As they say in show business, you’d be barking mad to work with animals.

I, Dog – is the new Brit indie comedy horror series set to get viewers enthralled when it airs on Friday. The cast includes Hannah Spearritt (the cute one from S Club 7) and a multitude of mutts. (Hannah’s own pup Lola plays a small part also.)

Rogue caught up with Director Josh Williams, Writer Matt Dyson and Writer/Actor Steve Coe for – and found out what happened when they immersed themselves to film for eight days straight in a spooky village in Wiltshire.

Firstly, how did you all meet?

Matt: I met Steve in a sterile corporate meeting room, where we were both working as copywriters. I quickly realised he was trying to steal my life by knowing all the same people and having exactly the same interests. So we decided it would be best to write horror/comedy together. As a result of looking for a Director who dresses his dog in kids clothes, we met Josh and everything fitted into place.

Briefly, what’s the story of I, Dog?

Matt: Dogs.

It is about a failed travel journalist who’s sent to the only town in Britain, Lower Ham Wallop, that hasn’t been covered by a travel magazine. Once there Terry realises all is not what it seems. Everything seems off-kilter, people are hellbent on messing with him. Once in the town’s clutches it becomes apparent that’s he’s at the heart of something truly sinister. A lot of the humour is born out of Terry’s cheeky arrogance about what life is like outside of London and  the bizarre behaviour of the locals.  The dark conspiracy that unfolds is about control and obedience – which ultimately centres a lot around dogs.

Where did the idea come from?

Matt: Steve said to me that it was funny that people look and dress like their dogs. Many writing sessions later we had a comedy-horror. There are other aspects that were researched in pre-production, for example, we saw an article that said dogs only see in blues and greens, reds are off the eye menu for them. So we put that into the production and lighting design. All the characters in the village are in blues, greens and muted colours – the strangers from the outside are in reds and pinks.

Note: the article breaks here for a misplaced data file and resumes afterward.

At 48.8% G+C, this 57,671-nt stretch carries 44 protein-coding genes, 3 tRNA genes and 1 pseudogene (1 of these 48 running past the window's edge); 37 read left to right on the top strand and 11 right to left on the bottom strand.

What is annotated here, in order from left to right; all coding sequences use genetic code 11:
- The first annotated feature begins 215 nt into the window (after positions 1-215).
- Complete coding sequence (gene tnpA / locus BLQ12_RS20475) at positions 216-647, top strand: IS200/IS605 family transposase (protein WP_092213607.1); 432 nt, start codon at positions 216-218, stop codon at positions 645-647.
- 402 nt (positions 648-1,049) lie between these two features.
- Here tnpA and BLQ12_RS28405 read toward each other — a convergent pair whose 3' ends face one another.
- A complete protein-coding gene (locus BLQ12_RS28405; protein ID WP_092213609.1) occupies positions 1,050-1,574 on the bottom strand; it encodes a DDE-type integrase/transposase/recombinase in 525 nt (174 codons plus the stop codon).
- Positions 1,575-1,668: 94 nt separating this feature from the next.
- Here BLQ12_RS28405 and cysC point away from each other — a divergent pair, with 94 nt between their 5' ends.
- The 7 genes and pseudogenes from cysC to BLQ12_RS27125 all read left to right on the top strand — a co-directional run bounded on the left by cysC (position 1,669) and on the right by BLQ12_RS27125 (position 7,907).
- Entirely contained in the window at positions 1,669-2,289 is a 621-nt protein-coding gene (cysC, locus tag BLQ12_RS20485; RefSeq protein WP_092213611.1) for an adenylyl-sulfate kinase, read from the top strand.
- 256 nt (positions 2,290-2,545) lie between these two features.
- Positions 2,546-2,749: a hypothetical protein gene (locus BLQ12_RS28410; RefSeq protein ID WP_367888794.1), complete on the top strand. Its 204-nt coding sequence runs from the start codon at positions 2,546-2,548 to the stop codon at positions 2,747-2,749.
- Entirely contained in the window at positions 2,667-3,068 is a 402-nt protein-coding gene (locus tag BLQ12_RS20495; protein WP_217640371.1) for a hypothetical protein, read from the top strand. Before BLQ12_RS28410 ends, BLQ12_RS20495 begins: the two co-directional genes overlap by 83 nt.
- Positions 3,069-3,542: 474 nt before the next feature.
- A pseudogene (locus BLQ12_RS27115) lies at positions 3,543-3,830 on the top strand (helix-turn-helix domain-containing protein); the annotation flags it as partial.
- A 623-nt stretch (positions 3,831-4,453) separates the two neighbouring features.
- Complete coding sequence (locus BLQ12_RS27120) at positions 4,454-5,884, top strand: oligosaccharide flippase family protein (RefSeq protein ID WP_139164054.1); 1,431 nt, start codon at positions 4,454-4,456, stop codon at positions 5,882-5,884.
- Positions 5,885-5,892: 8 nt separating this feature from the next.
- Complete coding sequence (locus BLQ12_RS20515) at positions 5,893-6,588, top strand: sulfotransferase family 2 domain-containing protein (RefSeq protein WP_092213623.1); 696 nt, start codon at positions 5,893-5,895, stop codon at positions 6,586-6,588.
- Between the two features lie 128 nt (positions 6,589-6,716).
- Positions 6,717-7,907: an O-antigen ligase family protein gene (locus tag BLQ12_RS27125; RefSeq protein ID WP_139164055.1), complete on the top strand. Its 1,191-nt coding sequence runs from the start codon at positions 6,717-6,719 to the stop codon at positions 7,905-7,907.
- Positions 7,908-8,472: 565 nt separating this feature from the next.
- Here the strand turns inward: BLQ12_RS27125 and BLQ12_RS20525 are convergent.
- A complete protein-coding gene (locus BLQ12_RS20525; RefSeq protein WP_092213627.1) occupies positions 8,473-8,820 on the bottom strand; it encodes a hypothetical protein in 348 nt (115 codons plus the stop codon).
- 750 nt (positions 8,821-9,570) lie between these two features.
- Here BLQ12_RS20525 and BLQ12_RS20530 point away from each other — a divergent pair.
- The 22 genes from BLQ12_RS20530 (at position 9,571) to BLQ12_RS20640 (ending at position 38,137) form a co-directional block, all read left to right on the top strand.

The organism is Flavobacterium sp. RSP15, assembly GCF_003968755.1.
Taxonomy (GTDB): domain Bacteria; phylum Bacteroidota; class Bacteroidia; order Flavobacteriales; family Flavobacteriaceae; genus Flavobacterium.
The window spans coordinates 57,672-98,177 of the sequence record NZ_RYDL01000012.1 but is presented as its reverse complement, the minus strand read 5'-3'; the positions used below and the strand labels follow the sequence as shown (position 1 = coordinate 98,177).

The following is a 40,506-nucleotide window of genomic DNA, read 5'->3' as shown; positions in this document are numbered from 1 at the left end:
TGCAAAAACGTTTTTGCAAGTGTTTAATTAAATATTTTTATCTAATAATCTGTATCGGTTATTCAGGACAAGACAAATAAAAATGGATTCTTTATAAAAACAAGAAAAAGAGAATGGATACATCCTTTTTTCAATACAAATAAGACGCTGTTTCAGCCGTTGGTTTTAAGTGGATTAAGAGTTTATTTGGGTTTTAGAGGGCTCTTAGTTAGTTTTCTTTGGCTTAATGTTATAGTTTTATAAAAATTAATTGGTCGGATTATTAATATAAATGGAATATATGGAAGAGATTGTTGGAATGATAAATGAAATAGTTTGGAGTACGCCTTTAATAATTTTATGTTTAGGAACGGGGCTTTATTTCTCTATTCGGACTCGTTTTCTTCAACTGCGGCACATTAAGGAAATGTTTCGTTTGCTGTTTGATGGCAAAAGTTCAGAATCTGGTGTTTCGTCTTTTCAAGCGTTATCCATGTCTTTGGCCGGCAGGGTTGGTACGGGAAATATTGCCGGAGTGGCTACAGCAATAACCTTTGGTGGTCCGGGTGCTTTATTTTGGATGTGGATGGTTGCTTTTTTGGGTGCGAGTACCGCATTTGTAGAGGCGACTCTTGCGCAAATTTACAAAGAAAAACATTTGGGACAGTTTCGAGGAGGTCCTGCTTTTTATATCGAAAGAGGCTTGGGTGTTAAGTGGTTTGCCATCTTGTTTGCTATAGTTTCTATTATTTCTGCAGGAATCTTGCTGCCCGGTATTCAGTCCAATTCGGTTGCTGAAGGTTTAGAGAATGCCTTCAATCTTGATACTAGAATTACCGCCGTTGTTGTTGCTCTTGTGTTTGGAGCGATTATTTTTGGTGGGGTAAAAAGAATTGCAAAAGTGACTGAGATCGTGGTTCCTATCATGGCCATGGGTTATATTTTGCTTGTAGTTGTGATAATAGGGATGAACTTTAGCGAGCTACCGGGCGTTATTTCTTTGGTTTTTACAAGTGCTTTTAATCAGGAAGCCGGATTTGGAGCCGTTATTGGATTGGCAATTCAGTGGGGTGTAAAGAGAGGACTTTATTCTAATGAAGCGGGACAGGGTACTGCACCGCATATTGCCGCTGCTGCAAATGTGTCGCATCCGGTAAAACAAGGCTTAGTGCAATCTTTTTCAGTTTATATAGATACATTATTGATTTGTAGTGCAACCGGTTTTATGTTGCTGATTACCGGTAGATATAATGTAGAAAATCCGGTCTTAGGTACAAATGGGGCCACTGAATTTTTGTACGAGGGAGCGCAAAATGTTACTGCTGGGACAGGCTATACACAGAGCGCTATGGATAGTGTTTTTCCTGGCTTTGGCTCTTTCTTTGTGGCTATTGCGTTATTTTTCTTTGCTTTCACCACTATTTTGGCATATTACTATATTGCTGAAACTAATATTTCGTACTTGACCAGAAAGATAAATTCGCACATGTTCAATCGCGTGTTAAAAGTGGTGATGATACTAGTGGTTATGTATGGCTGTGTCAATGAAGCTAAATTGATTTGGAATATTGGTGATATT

How did you find the location?

Matt: It was a through a mutual friend who lives in the village. But judging by all the weird co-incidences that this led to it was pretty much meant to be. Josh later found out that he had relatives buried in the village, and his t cousin who he hasn’t seen for over 15 years used to run the pub we filmed in.

 It is a crazy idea to self-fund a TV series? 

Matt: Possibly, but it would be a crazy idea to not get this project off the ground as we all truly believe in it. I I guess a lot of that comes from a D.I.Y punk ethos. And I guess if you rationalise it, you’re probably right – it is nuts. We were extremely lucky to have an extremely talented cast & crew putting their blood, sweat and actual tears into the production of I, Dog – it’s a real labour of love.

 What was more challenging, casting humans or dogs?

Matt: It depends on the human and the dog in question. Great Bedwyn – the village in Wiltshire we shot the majority of I, Dog had a HUGE population of dogs so they were plentiful. We were lucky enough to have a real passion for the I, Dog script and that made for a not overly complicated casting in comparison to other projects.

Spill about the spooky stuff on set..?

Steve: The makeup department had several spooky experiences, none more so than a grey-haired woman who would appear in the makeup room on set and then vanish.

This falls into the horror/comedy genre, why does this genre exist and who started it? 

Matt: I guess it thrives in the UK as we have that gallows humour and dark, twisted way of finding humour from the bleakest situation. And judging by the times we’re living in it seems quite fitting, really. They are the two most extreme genres so pushing them together really is a lot of fun to work with.

 You can invite 5 dogs to a fictitious dinner party. Who would you choose?

Matt: I wouldn’t invite any dogs to a fictitious dinner party as dogs are always hungry. So if I invited them and it turned out to be a lie they would probably do me over. And nobody wants to be beaten up by five hungry dogs.

Josh:  Wylie Burp from Fievel Goes West, on the darker side of things – Ramsey’s dogs from Game of Thrones – the ones that eat him alive, starting with his face. The most satisfying fatal dog attack I’ve ever witnessed.

I, Dog will be aired on 26th October, for more details go to

Firgas Esack

Firgas Esack is a London based writer and publicist, mother of three kids and owner of three dogs. She prefers martinis stirred not shaken.

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